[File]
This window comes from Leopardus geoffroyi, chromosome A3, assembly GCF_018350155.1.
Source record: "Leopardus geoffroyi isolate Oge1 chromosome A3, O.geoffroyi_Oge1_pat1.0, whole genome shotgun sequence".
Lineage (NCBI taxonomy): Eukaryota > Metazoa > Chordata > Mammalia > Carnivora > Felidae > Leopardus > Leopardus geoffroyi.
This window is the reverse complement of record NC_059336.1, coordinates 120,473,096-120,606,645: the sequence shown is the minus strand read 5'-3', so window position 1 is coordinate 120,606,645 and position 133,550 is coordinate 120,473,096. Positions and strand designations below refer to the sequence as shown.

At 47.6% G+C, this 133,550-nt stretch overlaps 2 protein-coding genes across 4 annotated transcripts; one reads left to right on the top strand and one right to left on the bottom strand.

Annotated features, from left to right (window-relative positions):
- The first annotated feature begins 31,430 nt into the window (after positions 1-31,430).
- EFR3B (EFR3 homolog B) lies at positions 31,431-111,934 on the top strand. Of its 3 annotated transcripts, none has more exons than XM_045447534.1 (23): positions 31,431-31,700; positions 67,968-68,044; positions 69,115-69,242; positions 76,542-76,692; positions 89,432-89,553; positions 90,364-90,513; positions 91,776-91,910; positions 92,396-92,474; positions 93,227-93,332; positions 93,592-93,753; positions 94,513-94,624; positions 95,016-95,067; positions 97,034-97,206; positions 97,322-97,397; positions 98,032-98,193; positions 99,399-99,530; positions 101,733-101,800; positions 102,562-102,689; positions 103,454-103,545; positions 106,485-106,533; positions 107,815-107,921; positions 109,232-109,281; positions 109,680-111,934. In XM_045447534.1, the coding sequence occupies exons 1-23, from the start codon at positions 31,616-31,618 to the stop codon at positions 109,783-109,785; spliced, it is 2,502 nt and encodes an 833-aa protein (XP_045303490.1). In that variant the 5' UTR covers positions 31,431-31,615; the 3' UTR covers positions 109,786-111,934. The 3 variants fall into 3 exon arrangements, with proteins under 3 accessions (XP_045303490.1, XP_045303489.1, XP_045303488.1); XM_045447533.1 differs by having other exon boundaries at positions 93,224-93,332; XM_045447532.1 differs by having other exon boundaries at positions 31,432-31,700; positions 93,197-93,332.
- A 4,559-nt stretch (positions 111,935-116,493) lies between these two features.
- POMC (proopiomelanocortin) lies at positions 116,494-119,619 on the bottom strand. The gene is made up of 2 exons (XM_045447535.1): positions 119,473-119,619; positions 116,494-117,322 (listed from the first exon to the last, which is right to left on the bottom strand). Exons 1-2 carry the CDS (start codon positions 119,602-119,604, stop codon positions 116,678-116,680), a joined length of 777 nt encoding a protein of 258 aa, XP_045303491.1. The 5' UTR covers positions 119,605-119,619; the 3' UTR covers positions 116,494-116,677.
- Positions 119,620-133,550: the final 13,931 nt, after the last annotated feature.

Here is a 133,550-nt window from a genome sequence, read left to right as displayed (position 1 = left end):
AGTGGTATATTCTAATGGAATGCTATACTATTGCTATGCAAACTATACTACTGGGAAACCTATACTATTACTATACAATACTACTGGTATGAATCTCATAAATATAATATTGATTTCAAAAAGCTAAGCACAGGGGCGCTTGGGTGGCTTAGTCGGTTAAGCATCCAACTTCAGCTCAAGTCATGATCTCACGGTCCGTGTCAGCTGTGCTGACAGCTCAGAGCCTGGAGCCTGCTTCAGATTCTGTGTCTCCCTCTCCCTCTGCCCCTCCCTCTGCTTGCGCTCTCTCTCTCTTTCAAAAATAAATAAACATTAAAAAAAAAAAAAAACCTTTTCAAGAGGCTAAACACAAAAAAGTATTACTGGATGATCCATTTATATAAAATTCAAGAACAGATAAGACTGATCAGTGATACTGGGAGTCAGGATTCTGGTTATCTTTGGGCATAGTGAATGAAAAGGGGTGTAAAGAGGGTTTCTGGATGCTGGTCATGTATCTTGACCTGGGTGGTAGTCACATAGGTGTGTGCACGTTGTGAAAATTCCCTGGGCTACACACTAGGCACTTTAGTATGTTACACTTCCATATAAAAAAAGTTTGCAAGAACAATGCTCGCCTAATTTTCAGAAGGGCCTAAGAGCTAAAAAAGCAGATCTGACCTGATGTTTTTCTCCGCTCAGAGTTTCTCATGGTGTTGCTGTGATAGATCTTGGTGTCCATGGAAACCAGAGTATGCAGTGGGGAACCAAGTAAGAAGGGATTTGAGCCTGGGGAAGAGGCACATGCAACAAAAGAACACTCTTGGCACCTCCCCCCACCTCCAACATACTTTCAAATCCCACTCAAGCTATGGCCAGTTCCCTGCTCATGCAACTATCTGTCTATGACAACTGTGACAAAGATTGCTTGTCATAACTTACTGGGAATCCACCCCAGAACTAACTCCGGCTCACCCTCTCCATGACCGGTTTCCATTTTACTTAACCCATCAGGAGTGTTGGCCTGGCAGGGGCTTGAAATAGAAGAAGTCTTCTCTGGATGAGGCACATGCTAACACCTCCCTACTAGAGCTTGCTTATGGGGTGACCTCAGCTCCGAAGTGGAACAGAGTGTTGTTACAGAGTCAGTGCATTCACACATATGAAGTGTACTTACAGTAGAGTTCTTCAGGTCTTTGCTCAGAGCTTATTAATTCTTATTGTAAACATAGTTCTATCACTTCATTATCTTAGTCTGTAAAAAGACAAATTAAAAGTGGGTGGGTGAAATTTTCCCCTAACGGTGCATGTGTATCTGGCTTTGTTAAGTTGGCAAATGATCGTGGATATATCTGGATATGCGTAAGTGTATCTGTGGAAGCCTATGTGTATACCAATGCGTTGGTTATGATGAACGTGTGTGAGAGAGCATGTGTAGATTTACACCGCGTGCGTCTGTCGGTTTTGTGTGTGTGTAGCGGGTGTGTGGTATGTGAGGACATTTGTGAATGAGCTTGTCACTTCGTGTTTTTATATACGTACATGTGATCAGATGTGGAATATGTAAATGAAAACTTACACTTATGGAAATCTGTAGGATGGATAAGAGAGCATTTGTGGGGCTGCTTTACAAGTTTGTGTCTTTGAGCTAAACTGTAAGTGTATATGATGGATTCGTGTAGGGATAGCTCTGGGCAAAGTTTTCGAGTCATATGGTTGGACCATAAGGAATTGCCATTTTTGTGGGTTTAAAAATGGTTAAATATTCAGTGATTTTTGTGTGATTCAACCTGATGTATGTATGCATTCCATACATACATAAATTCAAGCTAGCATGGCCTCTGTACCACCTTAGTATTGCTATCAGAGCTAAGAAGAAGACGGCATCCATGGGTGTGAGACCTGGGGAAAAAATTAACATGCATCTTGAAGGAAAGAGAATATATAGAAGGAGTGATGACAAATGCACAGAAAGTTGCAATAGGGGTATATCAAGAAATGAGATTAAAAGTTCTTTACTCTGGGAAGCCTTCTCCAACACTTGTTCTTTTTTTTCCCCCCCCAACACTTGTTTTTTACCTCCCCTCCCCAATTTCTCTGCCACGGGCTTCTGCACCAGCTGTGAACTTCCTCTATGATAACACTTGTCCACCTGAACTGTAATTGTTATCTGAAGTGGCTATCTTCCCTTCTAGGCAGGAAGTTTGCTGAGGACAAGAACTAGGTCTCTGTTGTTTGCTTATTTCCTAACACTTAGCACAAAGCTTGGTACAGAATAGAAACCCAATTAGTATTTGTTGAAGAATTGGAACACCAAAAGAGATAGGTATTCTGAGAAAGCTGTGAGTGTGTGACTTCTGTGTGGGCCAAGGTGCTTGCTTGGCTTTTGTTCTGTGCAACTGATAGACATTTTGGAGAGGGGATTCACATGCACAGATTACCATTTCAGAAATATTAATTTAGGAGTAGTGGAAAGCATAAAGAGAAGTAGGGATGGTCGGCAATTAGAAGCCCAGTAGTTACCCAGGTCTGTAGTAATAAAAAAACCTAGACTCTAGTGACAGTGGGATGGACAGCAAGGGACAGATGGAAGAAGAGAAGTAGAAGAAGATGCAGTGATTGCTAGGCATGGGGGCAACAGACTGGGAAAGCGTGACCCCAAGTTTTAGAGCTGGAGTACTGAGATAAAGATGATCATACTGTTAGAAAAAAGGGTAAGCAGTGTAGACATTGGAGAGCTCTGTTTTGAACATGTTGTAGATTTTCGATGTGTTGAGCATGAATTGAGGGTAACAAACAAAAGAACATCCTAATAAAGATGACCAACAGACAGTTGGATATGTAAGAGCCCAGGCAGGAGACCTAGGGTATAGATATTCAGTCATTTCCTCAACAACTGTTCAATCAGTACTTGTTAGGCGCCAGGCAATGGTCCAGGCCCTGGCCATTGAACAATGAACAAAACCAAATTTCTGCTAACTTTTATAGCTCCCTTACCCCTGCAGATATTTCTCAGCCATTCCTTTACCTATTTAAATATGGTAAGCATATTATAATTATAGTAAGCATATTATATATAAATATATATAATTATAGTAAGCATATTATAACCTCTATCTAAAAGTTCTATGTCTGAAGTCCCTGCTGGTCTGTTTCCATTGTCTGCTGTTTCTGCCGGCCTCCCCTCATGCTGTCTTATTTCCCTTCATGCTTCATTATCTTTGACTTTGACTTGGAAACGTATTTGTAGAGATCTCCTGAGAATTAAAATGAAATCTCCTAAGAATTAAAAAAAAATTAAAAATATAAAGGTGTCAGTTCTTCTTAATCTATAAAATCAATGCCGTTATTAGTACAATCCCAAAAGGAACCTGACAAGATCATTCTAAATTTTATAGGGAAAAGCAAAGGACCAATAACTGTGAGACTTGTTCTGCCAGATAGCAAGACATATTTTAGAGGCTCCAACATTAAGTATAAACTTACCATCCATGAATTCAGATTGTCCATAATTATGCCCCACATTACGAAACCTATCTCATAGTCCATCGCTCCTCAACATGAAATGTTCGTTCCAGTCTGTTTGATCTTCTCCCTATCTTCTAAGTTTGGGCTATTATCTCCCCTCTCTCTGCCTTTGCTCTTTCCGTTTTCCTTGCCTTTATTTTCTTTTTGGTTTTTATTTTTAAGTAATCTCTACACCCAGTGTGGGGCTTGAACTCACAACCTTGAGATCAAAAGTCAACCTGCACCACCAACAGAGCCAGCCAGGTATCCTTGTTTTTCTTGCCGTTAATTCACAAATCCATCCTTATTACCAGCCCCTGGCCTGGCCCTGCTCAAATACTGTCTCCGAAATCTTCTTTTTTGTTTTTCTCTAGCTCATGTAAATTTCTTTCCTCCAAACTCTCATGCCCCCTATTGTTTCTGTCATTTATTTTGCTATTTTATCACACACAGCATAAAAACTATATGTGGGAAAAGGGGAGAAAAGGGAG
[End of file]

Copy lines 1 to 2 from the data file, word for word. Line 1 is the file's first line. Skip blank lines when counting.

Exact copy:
This window comes from Leopardus geoffroyi, chromosome A3, assembly GCF_018350155.1.
Source record: "Leopardus geoffroyi isolate Oge1 chromosome A3, O.geoffroyi_Oge1_pat1.0, whole genome shotgun sequence".